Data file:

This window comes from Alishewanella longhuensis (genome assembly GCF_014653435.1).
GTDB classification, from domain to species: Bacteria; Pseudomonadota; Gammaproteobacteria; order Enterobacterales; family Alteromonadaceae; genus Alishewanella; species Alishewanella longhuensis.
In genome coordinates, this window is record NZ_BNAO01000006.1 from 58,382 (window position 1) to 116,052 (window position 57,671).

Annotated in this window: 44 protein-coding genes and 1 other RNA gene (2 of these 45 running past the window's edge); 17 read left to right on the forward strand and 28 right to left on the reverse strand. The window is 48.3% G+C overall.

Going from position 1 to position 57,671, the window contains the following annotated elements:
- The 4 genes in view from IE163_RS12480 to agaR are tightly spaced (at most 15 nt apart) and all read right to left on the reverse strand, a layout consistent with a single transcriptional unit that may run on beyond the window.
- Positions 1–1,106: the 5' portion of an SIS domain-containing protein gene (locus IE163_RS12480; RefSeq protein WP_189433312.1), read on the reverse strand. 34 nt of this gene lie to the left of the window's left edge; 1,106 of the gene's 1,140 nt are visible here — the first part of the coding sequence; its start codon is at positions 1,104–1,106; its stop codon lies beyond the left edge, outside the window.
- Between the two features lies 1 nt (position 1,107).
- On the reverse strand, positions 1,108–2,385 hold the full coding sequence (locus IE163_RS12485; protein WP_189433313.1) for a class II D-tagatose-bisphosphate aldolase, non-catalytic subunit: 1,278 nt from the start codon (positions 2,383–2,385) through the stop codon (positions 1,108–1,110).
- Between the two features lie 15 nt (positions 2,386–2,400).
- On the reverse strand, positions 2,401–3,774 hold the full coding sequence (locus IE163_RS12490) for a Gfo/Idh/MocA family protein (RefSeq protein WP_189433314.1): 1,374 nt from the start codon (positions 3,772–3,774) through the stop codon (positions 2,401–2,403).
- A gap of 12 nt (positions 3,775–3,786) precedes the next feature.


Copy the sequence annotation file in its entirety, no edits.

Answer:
This window comes from Alishewanella longhuensis (genome assembly GCF_014653435.1).
GTDB classification, from domain to species: Bacteria; Pseudomonadota; Gammaproteobacteria; order Enterobacterales; family Alteromonadaceae; genus Alishewanella; species Alishewanella longhuensis.
In genome coordinates, this window is record NZ_BNAO01000006.1 from 58,382 (window position 1) to 116,052 (window position 57,671).

Annotated in this window: 44 protein-coding genes and 1 other RNA gene (2 of these 45 running past the window's edge); 17 read left to right on the forward strand and 28 right to left on the reverse strand. The window is 48.3% G+C overall.

Going from position 1 to position 57,671, the window contains the following annotated elements:
- The 4 genes in view from IE163_RS12480 to agaR are tightly spaced (at most 15 nt apart) and all read right to left on the reverse strand, a layout consistent with a single transcriptional unit that may run on beyond the window.
- Positions 1–1,106: the 5' portion of an SIS domain-containing protein gene (locus IE163_RS12480; RefSeq protein WP_189433312.1), read on the reverse strand. 34 nt of this gene lie to the left of the window's left edge; 1,106 of the gene's 1,140 nt are visible here — the first part of the coding sequence; its start codon is at positions 1,104–1,106; its stop codon lies beyond the left edge, outside the window.
- Between the two features lies 1 nt (position 1,107).
- On the reverse strand, positions 1,108–2,385 hold the full coding sequence (locus IE163_RS12485; protein WP_189433313.1) for a class II D-tagatose-bisphosphate aldolase, non-catalytic subunit: 1,278 nt from the start codon (positions 2,383–2,385) through the stop codon (positions 1,108–1,110).
- Between the two features lie 15 nt (positions 2,386–2,400).
- On the reverse strand, positions 2,401–3,774 hold the full coding sequence (locus IE163_RS12490) for a Gfo/Idh/MocA family protein (RefSeq protein WP_189433314.1): 1,374 nt from the start codon (positions 3,772–3,774) through the stop codon (positions 2,401–2,403).
- A gap of 12 nt (positions 3,775–3,786) precedes the next feature.